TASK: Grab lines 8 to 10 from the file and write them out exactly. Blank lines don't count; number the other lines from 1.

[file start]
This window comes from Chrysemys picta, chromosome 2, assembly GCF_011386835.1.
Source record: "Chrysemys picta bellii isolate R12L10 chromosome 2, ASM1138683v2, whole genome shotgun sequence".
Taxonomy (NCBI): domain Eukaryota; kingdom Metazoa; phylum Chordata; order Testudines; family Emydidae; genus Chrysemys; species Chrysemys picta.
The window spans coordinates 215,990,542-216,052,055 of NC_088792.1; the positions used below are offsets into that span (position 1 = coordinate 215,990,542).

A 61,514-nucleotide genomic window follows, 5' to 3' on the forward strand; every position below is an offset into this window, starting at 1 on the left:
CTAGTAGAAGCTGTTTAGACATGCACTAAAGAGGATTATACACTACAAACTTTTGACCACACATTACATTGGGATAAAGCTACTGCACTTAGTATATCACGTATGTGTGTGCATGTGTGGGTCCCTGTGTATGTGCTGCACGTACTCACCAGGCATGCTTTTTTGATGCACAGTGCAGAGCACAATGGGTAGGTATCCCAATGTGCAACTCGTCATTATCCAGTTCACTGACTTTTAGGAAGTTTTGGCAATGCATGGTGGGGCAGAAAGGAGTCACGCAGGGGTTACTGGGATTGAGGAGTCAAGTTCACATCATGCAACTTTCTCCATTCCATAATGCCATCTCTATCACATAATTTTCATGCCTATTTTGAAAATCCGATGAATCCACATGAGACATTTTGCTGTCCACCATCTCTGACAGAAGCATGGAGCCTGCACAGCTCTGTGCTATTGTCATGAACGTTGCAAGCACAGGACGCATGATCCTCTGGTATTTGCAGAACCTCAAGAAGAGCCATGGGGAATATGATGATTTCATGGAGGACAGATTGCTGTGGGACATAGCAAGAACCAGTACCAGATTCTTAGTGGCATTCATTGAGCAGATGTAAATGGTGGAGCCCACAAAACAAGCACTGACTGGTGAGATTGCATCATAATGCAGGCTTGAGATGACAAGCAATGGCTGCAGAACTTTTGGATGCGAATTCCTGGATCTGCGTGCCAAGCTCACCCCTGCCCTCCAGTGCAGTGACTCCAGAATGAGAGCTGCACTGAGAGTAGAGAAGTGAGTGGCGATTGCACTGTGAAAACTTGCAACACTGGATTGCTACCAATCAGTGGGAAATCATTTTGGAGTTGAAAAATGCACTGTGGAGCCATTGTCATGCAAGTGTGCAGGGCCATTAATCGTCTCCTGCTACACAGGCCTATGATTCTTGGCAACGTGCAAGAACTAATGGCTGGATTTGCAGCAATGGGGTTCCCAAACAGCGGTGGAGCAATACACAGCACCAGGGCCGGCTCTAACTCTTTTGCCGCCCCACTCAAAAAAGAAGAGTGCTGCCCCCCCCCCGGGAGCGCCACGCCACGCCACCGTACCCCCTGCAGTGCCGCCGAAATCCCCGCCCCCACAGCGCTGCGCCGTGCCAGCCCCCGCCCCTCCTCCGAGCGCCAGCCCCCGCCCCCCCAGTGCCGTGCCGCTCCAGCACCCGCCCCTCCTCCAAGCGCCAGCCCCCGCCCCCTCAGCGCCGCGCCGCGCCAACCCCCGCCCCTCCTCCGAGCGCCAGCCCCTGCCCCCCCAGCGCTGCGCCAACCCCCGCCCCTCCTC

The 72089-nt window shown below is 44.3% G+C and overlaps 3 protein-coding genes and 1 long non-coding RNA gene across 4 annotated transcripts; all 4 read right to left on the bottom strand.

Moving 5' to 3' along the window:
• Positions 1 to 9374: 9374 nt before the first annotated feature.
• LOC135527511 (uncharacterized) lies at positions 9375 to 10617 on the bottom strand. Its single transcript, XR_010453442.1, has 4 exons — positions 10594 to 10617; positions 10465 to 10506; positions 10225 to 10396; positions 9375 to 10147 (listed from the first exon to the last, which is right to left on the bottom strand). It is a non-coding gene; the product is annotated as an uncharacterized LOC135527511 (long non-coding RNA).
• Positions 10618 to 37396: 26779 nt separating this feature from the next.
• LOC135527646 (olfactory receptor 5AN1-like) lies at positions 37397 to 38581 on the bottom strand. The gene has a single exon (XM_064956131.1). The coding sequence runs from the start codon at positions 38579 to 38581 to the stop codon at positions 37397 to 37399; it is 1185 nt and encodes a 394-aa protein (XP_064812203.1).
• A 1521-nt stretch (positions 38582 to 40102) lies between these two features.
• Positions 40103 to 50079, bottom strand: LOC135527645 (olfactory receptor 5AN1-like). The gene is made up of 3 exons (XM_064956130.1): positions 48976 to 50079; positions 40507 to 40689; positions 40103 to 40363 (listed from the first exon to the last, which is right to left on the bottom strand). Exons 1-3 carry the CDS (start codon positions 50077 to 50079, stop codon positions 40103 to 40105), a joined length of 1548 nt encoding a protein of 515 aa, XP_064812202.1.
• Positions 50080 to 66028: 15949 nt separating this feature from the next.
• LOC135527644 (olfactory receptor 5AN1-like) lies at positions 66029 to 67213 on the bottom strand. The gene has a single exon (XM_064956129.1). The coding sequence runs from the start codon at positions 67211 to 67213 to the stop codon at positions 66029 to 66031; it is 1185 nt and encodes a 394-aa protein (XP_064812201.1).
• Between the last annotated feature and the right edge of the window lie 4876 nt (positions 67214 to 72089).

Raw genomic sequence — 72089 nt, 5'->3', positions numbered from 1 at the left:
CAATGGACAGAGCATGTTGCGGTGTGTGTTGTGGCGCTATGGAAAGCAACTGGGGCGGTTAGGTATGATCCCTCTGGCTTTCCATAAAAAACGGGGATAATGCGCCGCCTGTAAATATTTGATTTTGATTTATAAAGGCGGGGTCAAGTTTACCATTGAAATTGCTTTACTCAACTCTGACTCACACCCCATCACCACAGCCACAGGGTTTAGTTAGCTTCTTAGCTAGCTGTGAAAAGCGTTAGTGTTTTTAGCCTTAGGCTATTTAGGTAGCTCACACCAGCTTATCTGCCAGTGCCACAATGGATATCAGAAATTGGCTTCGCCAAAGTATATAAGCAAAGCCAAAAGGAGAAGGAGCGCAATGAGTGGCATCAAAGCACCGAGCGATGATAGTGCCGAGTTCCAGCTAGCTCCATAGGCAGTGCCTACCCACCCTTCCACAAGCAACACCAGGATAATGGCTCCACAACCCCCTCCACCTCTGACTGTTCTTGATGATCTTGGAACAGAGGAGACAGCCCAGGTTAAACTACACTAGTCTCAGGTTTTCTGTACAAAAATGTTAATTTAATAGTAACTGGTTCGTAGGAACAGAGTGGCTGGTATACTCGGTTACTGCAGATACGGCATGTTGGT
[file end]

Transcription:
Moving 5' to 3' along the window:
• Positions 1 to 9374: 9374 nt before the first annotated feature.
• LOC135527511 (uncharacterized) lies at positions 9375 to 10617 on the bottom strand. Its single transcript, XR_010453442.1, has 4 exons — positions 10594 to 10617; positions 10465 to 10506; positions 10225 to 10396; positions 9375 to 10147 (listed from the first exon to the last, which is right to left on the bottom strand). It is a non-coding gene; the product is annotated as an uncharacterized LOC135527511 (long non-coding RNA).